Rep. Michele Bachmann, the tea party darling and potential 2012 presidential candidate, spent more than $20,000 on beer and baseball jerseys to woo supporters at this year’s Conservative Political Action Conference, according to federal records filed earlier this month.
Her political action committee, Michele PAC, paid a consulting firm to throw a party complete with a bar, a photographer who took more than 600 photographs of supporters posing with the Minnesota Republican and jerseys stamped with the number 12 — for 2012.
The conference, hosted annually by the American Conservative Union, is a crucial testing ground for potential Republican presidential candidates in large part because of its straw poll, seen as a key indicator of who has the support of the conservative grass roots. From Feb. 2 to Feb. 17, Bachmann made three separate payments totaling $20,810 to a consulting firm that she hired to handle CPAC logistics, including the party.
The investment may have earned Bachmann a reputation as the conference’s best party host, but another big spender, Rep. Ron Paul, the quirky anti-Fed Republican from Texas, won the poll, while Bachmann tied former Minnesota Gov. Tim Pawlenty (R) for sixth behind former Massachusetts Gov. Mitt Romney (R), former Speaker Newt Gingrich (R-Ga.) and others.
In the past two years the meeting has been a boon for Paul, who has cultivated a large libertarian following since his unsuccessful bid for president in 2008. Some activists have even criticized him for stuffing the conference full of his supporters.
Paul, who is likely to make another run for president in 2012, reported spending at least $18,000 on registration fees for the conference and $21,000 on lodging at or near the meeting’s venue in Washington. Tickets for the three-day February conference ranged from $75 to $800.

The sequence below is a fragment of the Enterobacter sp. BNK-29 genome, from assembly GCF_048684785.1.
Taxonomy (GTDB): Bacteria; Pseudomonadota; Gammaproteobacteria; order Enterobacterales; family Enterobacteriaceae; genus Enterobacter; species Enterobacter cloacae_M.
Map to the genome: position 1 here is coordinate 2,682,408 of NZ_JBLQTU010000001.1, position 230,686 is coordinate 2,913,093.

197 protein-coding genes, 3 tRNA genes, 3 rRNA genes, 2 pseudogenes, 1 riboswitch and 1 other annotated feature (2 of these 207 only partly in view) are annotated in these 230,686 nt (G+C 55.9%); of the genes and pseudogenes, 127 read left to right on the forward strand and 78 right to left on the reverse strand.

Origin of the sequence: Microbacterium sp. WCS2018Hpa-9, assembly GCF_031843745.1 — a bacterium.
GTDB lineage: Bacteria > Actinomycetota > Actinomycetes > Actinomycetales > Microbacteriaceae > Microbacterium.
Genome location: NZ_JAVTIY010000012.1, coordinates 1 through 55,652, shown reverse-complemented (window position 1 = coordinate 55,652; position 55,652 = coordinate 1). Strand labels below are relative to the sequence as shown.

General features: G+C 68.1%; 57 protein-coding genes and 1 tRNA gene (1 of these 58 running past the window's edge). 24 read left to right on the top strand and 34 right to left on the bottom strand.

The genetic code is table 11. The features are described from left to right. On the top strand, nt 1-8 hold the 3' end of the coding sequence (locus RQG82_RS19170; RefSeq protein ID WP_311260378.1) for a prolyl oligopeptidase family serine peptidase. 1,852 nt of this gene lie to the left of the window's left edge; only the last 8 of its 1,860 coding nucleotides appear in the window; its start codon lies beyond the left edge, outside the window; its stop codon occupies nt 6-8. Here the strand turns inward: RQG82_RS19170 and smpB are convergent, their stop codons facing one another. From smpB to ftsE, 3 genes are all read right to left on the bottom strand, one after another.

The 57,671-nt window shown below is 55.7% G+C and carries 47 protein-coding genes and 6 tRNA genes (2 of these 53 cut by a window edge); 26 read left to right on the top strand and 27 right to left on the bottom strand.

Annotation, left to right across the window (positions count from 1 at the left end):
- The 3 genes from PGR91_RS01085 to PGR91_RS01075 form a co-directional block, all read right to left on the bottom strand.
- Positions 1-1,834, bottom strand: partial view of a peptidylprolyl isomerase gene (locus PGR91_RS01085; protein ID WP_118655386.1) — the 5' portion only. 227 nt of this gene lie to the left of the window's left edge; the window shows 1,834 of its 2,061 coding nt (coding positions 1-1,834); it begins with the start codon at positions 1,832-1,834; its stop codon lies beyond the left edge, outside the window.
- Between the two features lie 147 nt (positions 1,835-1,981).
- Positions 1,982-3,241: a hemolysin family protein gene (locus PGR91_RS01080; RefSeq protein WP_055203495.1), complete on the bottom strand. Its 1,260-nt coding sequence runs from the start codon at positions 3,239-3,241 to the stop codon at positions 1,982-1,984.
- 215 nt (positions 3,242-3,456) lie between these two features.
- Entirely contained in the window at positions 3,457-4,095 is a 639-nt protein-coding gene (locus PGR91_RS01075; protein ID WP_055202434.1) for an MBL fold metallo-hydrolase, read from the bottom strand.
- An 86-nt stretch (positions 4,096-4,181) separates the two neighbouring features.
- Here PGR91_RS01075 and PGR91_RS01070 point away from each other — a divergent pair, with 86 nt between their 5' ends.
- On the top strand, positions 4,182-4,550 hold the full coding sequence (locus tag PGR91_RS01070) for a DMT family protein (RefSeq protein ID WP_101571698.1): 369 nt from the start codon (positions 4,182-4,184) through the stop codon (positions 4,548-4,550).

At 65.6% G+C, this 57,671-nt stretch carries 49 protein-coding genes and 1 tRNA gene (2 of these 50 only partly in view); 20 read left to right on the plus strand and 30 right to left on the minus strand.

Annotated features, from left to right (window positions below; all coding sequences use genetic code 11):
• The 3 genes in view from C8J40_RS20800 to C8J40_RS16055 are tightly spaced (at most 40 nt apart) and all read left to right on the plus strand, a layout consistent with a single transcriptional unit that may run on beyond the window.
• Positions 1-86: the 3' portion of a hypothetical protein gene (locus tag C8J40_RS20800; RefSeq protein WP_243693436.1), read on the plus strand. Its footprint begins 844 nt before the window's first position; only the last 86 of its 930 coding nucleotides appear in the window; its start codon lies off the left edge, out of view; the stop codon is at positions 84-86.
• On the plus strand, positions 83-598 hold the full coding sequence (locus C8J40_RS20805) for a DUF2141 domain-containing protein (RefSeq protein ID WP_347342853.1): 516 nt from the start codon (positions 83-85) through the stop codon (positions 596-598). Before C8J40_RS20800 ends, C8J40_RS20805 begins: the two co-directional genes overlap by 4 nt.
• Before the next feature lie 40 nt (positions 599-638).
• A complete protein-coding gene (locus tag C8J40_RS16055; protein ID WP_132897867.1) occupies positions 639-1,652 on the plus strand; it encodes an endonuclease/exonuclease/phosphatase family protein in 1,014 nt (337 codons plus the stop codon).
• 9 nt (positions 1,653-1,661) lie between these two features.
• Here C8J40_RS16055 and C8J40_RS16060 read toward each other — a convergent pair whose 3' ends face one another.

Paul’s office did not return calls or emails asking for comment.
Grover Norquist, a longtime member of the ACU board, dismissed the notion that speakers whose fans dominate the conference crowd fracture the conservative movement. Rather, he said, sponsoring supporters at CPAC just raises the stakes.
“It is a good thing to have competition,” he said. “It drives traffic.”
Paul and Bachmann are the only potential candidates whose campaign filings show significant investments in CPAC or events surrounding it, though several of the candidates, including Romney and Pawlenty, have yet to report expenditures for 2011. In addition, reports to the Federal Election Commission may not specify that expenditures were made for CPAC.
Romney’s PAC reported spending just $2,500 on CPAC registration fees in late 2010. Neither Gingrich nor Pawlenty reported any CPAC-related expenses during that time. Gary Johnson, the former governor of New Mexico, and New Jersey Gov. Chris Christie, both of whom performed better than Bachmann in the straw poll, do not have political action committees and are not required to report their expenditures to the FEC.
From left, Rep. Christopher H. Smith, R-N.J., David Goldman, the father of a child who was abducted to Brazil by the mother, and Arvind Chawdra, a father whose two children were abducted to India by their mother, attend a news conference in the Rayburn House Office Building on international child abduction.
Each year since 1990, CQ Roll Call has reviewed the financial disclosures of all 541 senators, representatives and delegates to determine the 50 richest members of Congress. This year's report, derived from forms covering the calendar year 2012, shows it took a net worth of $6.67 million to crack the exclusive club.